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Thread: Does Location Matter Using VMG to Do Muscle Assessment?

  1. #1 Does Location Matter Using VMG to Do Muscle Assessment? 
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    Dec 2010
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    One of the cool aspects of the MyoWave device that measures muscle activity by converting vibration to absolute effort is the ability to determine the optimal locations on the muscle body from which to take measurements.

    To find out the answer for two very commonly scrutinized muscles in the thigh we performed a semi-scientific test one recent afternoon.

    We attached three vibromyography (VMG) sensors to the belly of the vastus medialis (VM) on Sara, our willing subject, using elastic straps with a "quiet" hook-and-eye system. With much experience we had determined that Velcro straps simply make too much noise as the loops and hooks get stretched. Admittedly, we have not yet devoted any time to determining whether the frquency of that noise could be readily filtered out - a job for another afternoon.

    The first sensor was affixed using an elastic strap about 3 inches above her knee. A second sensor was attached about 2 inches above the first and yet a third was attached a similar distance above the first two.

    Sara then performed ten squats and we monitored the effort generated by the VM during each event.

    We repeated the experiment, switching the sensors to her vastus lateralis (VL) and added a fourth sensor even higher than the first three. To ascertain the level of repeatability we had her re-do the VL test, squatting an additional ten times.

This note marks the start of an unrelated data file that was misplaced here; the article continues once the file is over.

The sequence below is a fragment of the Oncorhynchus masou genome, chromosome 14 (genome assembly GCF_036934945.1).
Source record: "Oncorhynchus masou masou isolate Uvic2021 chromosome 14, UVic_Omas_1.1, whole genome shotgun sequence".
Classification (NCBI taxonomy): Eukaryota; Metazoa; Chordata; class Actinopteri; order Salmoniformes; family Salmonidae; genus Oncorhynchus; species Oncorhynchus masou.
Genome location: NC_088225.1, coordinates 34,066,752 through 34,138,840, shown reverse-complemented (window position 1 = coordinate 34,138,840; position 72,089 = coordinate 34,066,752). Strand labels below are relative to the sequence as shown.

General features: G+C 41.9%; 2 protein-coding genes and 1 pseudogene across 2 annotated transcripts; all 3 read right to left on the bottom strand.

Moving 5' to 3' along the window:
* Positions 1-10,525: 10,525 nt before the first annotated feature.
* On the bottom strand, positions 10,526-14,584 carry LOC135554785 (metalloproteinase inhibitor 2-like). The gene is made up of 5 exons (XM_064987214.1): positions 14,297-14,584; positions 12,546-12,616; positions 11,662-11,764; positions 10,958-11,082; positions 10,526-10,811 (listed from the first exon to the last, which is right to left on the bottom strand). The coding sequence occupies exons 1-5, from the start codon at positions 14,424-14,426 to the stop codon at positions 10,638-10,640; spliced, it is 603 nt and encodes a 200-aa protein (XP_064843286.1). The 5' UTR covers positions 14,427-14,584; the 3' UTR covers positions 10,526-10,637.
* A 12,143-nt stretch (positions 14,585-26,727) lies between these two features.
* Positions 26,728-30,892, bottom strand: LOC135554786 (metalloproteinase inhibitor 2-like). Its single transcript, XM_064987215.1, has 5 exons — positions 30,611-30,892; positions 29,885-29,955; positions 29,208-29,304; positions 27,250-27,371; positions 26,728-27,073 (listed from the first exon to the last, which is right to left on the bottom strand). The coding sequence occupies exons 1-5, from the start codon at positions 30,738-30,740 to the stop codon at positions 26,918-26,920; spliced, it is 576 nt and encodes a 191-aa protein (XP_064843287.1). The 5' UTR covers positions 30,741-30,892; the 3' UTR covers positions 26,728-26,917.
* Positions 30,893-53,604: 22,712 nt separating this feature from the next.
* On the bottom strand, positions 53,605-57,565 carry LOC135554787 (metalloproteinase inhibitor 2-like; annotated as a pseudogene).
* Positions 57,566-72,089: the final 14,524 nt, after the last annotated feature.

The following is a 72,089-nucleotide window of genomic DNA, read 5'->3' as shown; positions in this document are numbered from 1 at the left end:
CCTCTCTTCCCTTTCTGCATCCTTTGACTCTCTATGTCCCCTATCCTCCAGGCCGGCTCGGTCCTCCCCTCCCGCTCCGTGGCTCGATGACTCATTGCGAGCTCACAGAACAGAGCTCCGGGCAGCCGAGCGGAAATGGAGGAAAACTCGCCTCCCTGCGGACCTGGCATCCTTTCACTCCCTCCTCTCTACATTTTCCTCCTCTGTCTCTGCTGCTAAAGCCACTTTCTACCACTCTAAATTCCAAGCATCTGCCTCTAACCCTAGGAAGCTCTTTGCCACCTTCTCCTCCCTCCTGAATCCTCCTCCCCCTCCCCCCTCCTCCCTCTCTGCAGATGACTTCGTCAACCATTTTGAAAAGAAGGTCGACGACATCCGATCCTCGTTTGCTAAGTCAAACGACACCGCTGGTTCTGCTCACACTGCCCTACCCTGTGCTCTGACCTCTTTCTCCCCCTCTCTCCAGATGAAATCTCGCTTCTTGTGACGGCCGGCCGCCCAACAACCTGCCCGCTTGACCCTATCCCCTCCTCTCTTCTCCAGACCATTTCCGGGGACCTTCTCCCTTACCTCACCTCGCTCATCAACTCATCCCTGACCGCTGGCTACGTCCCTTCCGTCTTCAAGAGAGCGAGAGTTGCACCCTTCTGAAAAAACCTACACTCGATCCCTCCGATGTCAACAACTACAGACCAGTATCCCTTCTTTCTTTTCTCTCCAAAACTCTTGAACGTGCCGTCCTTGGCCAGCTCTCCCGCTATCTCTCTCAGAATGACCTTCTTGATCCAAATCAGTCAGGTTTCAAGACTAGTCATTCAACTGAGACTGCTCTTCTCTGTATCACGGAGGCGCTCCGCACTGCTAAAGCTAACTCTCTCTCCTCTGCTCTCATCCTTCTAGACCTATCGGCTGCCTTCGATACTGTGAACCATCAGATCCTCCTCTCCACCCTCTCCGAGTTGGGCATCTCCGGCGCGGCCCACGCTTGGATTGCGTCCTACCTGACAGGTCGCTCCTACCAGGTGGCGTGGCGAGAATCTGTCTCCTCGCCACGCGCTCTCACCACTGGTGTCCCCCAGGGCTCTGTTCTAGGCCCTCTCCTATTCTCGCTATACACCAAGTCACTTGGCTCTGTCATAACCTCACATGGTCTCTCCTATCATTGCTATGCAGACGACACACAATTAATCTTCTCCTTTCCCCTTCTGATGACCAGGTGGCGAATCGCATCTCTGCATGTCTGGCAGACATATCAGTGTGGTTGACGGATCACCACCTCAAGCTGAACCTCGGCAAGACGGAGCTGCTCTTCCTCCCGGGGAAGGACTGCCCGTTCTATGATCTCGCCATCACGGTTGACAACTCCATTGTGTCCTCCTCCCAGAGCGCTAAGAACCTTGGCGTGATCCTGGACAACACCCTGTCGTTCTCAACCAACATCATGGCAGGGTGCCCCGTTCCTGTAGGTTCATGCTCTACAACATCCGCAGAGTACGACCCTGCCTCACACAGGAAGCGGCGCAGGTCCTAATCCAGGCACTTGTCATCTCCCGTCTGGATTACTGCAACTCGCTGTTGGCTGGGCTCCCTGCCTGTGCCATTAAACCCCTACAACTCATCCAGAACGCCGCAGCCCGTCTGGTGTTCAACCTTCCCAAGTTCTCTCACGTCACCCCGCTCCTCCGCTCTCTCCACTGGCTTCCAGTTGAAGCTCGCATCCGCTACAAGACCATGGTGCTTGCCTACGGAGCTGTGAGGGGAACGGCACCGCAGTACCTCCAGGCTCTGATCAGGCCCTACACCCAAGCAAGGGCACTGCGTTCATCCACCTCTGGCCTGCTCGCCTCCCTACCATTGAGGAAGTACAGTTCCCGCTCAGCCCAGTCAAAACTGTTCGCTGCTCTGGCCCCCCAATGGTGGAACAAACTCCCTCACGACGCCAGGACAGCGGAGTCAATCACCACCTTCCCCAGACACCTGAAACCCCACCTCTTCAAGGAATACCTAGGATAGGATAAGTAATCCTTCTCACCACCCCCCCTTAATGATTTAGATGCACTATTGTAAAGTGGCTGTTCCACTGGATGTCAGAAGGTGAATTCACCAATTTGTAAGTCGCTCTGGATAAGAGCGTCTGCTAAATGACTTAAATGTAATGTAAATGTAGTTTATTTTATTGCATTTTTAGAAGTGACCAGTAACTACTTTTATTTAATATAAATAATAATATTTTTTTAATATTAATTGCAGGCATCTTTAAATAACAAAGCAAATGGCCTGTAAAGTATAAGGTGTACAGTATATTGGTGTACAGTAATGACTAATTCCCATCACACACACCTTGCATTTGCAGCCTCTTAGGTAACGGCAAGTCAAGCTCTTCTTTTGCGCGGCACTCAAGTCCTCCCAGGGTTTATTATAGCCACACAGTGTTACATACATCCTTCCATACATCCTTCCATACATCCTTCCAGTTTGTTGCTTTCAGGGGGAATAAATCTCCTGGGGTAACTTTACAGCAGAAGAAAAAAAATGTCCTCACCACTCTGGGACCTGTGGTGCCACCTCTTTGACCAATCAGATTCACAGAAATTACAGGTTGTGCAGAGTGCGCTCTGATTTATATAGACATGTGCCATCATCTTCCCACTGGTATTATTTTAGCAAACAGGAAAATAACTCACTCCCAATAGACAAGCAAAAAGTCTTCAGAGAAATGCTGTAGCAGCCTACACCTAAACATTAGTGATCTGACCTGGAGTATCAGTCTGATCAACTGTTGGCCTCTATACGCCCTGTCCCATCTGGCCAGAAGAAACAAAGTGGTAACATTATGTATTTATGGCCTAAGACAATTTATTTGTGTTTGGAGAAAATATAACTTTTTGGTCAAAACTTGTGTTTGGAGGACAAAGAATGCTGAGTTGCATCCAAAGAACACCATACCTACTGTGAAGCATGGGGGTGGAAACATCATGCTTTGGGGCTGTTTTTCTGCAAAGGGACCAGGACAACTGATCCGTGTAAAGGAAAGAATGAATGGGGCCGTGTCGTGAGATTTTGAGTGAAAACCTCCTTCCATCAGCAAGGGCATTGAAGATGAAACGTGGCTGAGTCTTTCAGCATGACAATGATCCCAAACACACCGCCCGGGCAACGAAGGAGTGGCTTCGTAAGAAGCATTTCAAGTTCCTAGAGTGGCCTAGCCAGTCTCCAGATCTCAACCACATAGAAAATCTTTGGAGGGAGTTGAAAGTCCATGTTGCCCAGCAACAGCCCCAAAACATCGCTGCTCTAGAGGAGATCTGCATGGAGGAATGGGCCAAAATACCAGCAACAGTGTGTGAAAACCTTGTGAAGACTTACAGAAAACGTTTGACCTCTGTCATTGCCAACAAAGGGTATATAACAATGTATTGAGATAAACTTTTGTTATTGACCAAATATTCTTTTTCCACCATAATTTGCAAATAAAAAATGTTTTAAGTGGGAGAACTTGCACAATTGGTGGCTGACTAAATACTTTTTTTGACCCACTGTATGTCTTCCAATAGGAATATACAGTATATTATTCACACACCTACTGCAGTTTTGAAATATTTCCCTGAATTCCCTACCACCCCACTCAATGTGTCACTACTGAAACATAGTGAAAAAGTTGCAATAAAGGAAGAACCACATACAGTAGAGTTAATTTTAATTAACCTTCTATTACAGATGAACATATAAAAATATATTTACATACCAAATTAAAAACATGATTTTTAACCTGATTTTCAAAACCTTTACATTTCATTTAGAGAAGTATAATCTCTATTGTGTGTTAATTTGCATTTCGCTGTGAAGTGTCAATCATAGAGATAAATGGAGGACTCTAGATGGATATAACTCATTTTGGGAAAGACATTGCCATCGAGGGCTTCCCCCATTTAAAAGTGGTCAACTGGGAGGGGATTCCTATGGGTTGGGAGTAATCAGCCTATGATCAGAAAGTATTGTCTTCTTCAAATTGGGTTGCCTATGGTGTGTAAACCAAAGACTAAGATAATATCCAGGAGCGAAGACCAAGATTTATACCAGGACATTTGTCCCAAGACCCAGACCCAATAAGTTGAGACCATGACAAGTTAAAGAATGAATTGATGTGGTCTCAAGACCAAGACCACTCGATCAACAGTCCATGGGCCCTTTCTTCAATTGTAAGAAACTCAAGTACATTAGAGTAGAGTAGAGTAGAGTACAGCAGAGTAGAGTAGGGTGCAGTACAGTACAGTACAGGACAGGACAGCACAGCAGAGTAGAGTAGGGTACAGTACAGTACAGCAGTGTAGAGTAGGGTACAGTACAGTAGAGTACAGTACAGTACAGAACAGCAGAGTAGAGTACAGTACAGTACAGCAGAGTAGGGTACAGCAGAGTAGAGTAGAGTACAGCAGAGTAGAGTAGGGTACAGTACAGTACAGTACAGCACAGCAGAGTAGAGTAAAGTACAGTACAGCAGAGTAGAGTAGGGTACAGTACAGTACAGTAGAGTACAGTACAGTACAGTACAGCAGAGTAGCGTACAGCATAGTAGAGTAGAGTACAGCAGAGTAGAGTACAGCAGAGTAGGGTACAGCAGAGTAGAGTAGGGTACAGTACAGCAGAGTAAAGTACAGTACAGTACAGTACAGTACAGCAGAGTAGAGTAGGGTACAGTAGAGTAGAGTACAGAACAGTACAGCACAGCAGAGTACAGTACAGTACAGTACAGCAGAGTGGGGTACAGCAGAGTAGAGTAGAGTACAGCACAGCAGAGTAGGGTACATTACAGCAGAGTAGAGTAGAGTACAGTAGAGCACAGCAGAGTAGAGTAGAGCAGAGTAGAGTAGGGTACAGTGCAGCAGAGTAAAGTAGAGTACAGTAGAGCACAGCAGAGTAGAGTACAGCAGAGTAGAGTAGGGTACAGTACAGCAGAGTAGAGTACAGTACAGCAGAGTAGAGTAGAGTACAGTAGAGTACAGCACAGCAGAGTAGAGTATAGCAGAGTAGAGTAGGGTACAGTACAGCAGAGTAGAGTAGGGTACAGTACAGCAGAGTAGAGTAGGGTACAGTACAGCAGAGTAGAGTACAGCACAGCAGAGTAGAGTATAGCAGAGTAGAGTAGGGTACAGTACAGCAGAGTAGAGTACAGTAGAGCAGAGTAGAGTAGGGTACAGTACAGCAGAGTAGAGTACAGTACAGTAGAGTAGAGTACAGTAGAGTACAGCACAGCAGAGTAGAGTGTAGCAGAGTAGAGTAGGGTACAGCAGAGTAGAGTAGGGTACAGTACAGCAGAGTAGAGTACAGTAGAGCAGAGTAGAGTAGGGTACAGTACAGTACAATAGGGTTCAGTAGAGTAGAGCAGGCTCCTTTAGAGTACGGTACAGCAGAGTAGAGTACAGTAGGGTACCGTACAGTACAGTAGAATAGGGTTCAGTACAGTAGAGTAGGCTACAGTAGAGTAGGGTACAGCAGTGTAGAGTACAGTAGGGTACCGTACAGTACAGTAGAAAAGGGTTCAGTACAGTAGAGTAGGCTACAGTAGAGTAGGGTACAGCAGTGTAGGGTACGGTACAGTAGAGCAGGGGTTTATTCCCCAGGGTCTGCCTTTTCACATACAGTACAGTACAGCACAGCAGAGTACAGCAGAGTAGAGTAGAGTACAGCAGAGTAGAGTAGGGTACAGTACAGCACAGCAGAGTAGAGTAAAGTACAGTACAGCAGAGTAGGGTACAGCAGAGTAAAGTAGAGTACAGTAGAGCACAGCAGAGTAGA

The results were consistent and quite interesting and provided insight as to how we ought to advise users of this technology. We found that the lower the position of the sensor on either the vastus medialis and vastus lateralis, the greater the effort recorded.

    Given all the caveats about the lack of scientific method we used in this afternoon activity, there was no doubt that - in this test with this subject at least - total amplitude of muscle effort was reduced with each successively higher placed sensor. The table below and the accompanying graph describe the correlation between distance from the knee and percentage of signal recorded:




    We also compared the absolute total effort calculated by the lowest sensor on each of the VL tests (the one 3" above the knee) and determined that the difference between the two sets of squats for that sensor was less than 4%. Obviously, we need to expand this experiment to include other subjects as well as to repeat this with Sara but we decided to share the information nonetheless.


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